The beginning of the year

Ah friends, times have been surprisingly hard, but for all their difficulty and draining demands there has not yet been one moment of despair. Everything promises still, and rather than succumb to resignation I want to start the year afresh. Why not? See I want to begin 2011 from this day. January may have formally been the first month of the Gregorian calendar year, but these seasons aren’t so fixed as we might think.

The ancients relied on moons, but we moderns follow suns. The Gregorian calendar we use is a tropical or solar one, based on observing the vernal equinox in Spring. This is why many calendars celebrate the beginning of the year at around the end of March. In Britain our year ended on March 25th, Lady’s Day, and the fiscal year has retained this old institution, ending between March 25th and April 5th for different purposes. The French Republican calendar, which also ends with the vernal equinox, tells us that the year is 219 or CCXIX. The French revolutionaries had ten days in a week and ten hours in a day, much like the Romans. Our time systems are scarcely universal even in this small niche of the globe.

Most world cultures have in fact their own calendar, and the Gregorian one most commonly used – 365 days, marking the year 2011ad since the birth of Christ – is not particularly ancient or accurate. It was imposed on Europe from 1582 by Pope Gregory XIII to correct the previous Julian calendar by ten minutes, but the Julian calendar was itself created by Emperor Julius Caesar to correct an older Roman calendar. Yet Romans never really counted years except in terms of who consuls were at that time, making it difficult to establish modern equivalents to Roman times. In 525 a Scythian monk called Dennis the Short (seriously) established the dates of our Anno Domini system, which copied the Roman system in order to accurately map out when Easter festivals were supposed to occur. There was no intention to mark a historical event – Dennis simply copied the old Diocletian system, called it anno domini, and later the Venerable Bede copied Dennis (or Dionysius Exiguus to be fair to his grander eponym), with the Anno Domini system spreading through Europe from the 8th century.

In the Hebrew calendar, we’re currently in the year 5771, with the year ending on 28 September. In the Islamic calendar we’re in the year 1432 anno Hegirae, marking the years since Mohammed’s journey to Medina, and which ends on the 26th November. How about the financial year? With time and space flattened into an eternal present of trade, consumption and domination, there is in fact no year. Lunar calendars count 360 days in a year…..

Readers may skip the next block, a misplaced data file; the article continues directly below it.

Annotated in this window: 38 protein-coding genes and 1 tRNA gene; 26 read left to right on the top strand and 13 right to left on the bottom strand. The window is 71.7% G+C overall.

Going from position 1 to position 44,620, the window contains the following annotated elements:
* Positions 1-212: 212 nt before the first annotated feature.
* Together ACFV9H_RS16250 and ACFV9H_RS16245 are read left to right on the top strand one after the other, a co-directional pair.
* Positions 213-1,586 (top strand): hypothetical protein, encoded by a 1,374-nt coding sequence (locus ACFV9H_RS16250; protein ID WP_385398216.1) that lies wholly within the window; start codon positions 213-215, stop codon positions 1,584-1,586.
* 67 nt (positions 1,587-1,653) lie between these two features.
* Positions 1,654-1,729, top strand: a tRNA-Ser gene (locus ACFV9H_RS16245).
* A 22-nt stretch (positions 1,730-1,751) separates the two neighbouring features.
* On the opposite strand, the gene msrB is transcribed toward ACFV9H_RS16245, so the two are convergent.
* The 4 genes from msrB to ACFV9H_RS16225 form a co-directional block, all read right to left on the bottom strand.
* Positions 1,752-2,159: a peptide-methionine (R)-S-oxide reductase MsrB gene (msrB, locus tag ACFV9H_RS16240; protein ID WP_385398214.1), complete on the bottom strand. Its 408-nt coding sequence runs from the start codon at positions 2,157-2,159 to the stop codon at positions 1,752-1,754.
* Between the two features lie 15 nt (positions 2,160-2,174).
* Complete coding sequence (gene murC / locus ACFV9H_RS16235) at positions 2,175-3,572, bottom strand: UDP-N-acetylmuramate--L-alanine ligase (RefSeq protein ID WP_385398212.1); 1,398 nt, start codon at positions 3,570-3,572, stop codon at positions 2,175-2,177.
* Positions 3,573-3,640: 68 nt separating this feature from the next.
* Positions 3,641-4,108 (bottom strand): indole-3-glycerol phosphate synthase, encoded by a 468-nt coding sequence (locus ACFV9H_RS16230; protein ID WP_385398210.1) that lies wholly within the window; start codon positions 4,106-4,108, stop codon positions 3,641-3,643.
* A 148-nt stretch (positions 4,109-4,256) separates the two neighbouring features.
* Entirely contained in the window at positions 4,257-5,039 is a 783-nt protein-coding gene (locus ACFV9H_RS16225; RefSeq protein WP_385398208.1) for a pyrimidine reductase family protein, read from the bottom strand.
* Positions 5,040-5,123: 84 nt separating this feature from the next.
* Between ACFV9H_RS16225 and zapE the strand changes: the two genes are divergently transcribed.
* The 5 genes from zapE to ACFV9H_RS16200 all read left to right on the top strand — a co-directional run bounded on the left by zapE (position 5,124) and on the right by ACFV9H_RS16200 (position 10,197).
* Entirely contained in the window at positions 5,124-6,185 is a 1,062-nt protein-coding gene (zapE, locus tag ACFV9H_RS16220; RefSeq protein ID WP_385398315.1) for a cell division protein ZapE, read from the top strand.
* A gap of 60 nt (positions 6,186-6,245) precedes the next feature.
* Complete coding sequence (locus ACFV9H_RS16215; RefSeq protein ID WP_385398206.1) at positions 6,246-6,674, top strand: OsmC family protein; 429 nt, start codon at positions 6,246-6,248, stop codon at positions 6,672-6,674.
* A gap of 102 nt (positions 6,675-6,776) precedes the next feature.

Where exactly am I taking you with this reader? Well I want to argue that, using my rather simple evidence and the weight of my own suspicions, that the year is a construction, a ruse that, in times of play or desperation, we can adjust and change for our own ends. So, simply put, for 2011 my year begins today. And to celebrate, here are some goals. Every year should have something in mind to accomplish.

1. Be more strange.
2. Yes, complete that collection of poems I’ve been working off (and occasionally on) for the past years.
3. Play the piano.
4. Get writing published in three new magazines.
5. Go camping.
6. Get to the Faroe Islands. Even if I die trying. A pilgrimage to nowhere as good as anywhere, an impoverished Hajj.
7. Strive to maintain feelings of calm and happiness worked on and discovered in 2010.
8. No more than an hour a day on the Internet.
9. To do far more for Sarah, including postponed DIY and being a more attentive and thoughtful lover.
10. Improve my handwriting so that can be read by at least 20% of people.

Ten’s a good number. Readers – try this yourself. Create your own maps and calendars and to hell with Roman hangups and Christian fabrications. It’s absurdly easy and easily absurd. Good luck!


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